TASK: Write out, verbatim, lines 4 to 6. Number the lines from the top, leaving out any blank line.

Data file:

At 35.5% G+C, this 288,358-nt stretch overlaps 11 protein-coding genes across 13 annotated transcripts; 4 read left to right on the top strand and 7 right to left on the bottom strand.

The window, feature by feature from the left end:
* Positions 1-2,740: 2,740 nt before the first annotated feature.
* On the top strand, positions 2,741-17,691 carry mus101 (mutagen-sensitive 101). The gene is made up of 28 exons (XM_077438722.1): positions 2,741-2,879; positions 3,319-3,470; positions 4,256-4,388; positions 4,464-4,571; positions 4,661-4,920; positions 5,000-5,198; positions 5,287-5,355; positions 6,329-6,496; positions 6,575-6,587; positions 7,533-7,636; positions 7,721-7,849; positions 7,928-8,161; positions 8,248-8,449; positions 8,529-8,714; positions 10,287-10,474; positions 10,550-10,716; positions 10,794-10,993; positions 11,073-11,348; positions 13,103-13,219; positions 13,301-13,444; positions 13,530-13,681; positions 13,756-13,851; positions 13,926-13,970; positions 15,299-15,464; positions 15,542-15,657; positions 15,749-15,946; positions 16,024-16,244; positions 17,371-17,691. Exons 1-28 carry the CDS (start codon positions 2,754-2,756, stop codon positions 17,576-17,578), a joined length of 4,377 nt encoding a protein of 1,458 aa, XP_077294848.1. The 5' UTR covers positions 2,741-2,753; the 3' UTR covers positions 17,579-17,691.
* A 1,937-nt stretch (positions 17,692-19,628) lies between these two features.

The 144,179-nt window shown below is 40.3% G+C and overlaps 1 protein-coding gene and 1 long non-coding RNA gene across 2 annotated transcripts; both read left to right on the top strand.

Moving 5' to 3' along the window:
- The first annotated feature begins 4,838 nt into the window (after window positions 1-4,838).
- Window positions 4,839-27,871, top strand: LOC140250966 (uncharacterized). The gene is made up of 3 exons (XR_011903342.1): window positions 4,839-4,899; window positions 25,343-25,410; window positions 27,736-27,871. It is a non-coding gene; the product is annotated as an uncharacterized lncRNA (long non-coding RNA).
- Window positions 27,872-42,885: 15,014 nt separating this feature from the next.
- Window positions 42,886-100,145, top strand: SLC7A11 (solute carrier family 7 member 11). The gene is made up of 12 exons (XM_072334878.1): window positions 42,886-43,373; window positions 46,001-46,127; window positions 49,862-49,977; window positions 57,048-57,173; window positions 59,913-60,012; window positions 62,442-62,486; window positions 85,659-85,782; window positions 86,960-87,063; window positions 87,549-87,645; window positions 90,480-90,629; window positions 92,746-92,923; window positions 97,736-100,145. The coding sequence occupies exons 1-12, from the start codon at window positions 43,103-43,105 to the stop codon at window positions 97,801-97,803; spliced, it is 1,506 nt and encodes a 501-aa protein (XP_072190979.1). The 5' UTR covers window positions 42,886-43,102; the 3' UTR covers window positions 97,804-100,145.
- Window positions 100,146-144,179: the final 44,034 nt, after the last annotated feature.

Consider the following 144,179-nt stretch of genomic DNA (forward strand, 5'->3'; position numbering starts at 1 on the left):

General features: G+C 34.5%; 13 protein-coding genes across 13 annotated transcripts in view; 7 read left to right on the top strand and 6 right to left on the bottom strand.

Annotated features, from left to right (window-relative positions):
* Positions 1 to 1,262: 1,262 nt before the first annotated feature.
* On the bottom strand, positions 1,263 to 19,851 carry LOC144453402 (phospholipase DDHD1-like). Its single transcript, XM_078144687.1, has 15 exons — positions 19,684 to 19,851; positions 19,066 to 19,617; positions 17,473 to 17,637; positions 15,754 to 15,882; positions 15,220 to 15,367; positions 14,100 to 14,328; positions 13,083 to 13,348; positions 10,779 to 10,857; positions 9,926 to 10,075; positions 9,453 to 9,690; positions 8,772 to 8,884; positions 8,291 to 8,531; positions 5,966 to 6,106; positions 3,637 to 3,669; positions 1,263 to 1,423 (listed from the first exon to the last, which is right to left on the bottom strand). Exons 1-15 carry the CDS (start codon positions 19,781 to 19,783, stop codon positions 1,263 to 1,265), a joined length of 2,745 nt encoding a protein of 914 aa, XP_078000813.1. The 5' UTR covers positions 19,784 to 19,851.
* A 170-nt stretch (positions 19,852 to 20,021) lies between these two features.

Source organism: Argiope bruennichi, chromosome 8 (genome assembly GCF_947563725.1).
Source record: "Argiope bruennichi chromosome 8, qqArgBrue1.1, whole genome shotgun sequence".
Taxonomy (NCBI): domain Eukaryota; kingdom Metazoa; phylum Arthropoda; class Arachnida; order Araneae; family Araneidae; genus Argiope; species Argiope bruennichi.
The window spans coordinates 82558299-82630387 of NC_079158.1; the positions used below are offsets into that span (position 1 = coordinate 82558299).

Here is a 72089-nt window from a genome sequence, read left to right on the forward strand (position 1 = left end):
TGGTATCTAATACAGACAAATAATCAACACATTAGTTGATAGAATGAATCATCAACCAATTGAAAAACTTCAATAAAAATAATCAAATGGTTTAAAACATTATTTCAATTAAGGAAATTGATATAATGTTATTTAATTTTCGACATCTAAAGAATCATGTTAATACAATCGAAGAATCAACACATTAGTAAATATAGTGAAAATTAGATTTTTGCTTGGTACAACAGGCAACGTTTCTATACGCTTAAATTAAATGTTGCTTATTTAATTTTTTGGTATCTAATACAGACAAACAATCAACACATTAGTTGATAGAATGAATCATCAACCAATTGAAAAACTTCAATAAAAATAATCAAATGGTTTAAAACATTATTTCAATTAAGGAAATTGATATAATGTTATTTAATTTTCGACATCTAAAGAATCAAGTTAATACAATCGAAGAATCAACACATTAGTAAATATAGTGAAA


* On the top strand, positions 2,741-17,691 carry mus101 (mutagen-sensitive 101). The gene is made up of 28 exons (XM_077438722.1): positions 2,741-2,879; positions 3,319-3,470; positions 4,256-4,388; positions 4,464-4,571; positions 4,661-4,920; positions 5,000-5,198; positions 5,287-5,355; positions 6,329-6,496; positions 6,575-6,587; positions 7,533-7,636; positions 7,721-7,849; positions 7,928-8,161; positions 8,248-8,449; positions 8,529-8,714; positions 10,287-10,474; positions 10,550-10,716; positions 10,794-10,993; positions 11,073-11,348; positions 13,103-13,219; positions 13,301-13,444; positions 13,530-13,681; positions 13,756-13,851; positions 13,926-13,970; positions 15,299-15,464; positions 15,542-15,657; positions 15,749-15,946; positions 16,024-16,244; positions 17,371-17,691. Exons 1-28 carry the CDS (start codon positions 2,754-2,756, stop codon positions 17,576-17,578), a joined length of 4,377 nt encoding a protein of 1,458 aa, XP_077294848.1. The 5' UTR covers positions 2,741-2,753; the 3' UTR covers positions 17,579-17,691.
* A 1,937-nt stretch (positions 17,692-19,628) lies between these two features.

The 144,179-nt window shown below is 40.3% G+C and overlaps 1 protein-coding gene and 1 long non-coding RNA gene across 2 annotated transcripts; both read left to right on the top strand.